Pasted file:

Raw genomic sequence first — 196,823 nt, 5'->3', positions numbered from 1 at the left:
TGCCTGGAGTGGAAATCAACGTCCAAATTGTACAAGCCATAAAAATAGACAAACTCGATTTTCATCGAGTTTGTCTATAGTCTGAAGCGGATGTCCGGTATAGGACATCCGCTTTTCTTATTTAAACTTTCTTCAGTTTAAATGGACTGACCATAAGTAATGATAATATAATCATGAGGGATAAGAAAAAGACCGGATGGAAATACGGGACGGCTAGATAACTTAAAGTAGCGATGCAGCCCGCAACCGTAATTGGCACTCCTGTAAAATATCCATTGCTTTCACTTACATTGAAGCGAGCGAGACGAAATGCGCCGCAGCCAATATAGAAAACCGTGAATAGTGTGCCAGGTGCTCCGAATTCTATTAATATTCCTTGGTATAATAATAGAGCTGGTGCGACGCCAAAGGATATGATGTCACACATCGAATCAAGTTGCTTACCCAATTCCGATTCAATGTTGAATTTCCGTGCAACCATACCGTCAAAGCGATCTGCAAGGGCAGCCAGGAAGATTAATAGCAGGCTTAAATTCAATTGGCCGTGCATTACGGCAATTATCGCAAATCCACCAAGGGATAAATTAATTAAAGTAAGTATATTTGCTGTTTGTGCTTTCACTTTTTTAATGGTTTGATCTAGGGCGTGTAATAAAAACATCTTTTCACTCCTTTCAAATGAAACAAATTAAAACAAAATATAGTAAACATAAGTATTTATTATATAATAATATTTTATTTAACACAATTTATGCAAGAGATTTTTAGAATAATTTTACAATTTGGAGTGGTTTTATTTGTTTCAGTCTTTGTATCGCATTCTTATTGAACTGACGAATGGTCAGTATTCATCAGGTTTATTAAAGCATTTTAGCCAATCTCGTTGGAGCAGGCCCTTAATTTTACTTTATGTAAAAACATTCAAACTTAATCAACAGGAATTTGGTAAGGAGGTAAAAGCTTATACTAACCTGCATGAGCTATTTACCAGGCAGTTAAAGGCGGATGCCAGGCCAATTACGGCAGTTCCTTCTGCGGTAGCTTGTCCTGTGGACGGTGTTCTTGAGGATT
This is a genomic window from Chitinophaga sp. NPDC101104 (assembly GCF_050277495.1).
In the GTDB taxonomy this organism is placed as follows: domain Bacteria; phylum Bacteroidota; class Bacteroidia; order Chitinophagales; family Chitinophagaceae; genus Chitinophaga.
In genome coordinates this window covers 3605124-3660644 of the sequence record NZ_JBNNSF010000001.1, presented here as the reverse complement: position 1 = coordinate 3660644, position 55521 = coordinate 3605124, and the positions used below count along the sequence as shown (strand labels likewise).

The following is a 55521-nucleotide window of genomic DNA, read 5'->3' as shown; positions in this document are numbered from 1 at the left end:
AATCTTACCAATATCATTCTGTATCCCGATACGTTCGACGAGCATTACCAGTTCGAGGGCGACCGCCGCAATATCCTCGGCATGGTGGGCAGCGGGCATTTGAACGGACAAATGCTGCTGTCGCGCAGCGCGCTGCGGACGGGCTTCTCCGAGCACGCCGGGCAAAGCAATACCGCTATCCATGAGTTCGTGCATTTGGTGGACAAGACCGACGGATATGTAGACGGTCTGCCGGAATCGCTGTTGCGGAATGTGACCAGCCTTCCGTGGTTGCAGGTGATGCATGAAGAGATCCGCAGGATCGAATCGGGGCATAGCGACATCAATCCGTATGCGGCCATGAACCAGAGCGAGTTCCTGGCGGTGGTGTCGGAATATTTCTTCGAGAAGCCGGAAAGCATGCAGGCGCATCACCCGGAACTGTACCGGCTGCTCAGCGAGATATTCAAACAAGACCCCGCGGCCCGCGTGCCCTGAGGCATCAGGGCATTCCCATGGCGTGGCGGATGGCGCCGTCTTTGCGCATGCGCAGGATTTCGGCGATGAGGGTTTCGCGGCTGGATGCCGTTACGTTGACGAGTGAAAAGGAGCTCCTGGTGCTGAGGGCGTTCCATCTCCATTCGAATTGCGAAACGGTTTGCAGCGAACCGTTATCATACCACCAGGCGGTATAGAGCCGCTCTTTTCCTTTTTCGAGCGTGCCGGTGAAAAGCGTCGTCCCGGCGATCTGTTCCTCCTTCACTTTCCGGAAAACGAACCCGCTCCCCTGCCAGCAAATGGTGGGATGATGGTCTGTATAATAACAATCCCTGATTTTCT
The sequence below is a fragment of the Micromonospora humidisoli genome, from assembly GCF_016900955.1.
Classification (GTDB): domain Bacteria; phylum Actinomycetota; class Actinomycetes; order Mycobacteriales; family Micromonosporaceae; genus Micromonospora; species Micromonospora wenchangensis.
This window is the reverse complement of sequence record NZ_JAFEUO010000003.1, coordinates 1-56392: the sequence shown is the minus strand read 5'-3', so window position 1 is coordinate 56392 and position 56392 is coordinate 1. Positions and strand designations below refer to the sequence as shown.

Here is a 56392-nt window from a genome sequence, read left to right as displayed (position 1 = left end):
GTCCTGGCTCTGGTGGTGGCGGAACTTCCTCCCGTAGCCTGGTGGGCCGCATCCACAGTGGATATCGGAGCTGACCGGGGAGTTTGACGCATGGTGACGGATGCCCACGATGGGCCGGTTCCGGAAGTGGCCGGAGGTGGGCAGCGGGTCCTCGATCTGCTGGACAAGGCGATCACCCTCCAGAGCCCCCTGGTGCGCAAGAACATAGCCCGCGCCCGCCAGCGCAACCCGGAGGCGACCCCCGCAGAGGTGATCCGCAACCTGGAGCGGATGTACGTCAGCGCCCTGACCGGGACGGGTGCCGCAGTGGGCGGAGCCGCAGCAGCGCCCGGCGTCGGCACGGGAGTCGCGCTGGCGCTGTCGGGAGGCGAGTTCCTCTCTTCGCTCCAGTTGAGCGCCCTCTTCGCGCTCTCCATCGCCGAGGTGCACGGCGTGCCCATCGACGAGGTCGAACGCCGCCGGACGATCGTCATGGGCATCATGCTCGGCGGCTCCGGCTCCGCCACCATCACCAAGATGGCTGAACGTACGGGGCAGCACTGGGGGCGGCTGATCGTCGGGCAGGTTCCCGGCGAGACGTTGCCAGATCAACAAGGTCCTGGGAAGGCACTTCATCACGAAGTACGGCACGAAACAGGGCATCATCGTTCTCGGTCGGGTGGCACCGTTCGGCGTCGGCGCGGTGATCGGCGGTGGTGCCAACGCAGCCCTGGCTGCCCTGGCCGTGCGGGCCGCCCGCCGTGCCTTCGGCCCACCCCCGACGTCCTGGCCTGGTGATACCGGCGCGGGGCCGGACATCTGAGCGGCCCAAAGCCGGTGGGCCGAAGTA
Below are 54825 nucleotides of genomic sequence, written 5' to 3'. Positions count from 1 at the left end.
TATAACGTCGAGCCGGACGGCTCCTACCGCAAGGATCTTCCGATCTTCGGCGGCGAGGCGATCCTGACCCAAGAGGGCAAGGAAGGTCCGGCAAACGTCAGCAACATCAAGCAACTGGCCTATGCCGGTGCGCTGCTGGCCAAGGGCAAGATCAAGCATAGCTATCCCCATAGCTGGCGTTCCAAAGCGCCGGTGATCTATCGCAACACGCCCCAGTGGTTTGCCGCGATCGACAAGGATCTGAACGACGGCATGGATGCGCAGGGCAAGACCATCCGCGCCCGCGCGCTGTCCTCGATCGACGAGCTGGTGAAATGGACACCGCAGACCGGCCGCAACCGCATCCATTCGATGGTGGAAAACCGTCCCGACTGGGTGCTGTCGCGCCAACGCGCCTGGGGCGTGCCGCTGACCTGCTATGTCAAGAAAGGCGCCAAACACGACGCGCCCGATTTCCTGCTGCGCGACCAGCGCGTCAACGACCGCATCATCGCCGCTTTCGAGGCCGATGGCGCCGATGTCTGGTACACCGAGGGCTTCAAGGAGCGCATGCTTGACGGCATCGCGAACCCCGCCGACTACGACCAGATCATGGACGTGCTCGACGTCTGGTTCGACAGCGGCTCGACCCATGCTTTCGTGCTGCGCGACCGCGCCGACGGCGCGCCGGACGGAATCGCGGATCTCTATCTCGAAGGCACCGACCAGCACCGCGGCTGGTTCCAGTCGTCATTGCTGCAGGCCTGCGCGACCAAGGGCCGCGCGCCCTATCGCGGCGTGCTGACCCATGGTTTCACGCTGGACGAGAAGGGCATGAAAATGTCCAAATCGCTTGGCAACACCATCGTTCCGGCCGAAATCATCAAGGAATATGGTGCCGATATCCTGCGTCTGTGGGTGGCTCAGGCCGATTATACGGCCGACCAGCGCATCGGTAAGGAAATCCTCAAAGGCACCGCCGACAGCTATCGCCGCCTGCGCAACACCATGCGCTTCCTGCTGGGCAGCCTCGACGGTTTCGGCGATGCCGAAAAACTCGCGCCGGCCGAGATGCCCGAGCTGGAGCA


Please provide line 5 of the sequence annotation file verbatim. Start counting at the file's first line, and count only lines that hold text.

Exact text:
In genome coordinates this window covers 3605124-3660644 of the sequence record NZ_JBNNSF010000001.1, presented here as the reverse complement: position 1 = coordinate 3660644, position 55521 = coordinate 3605124, and the positions used below count along the sequence as shown (strand labels likewise).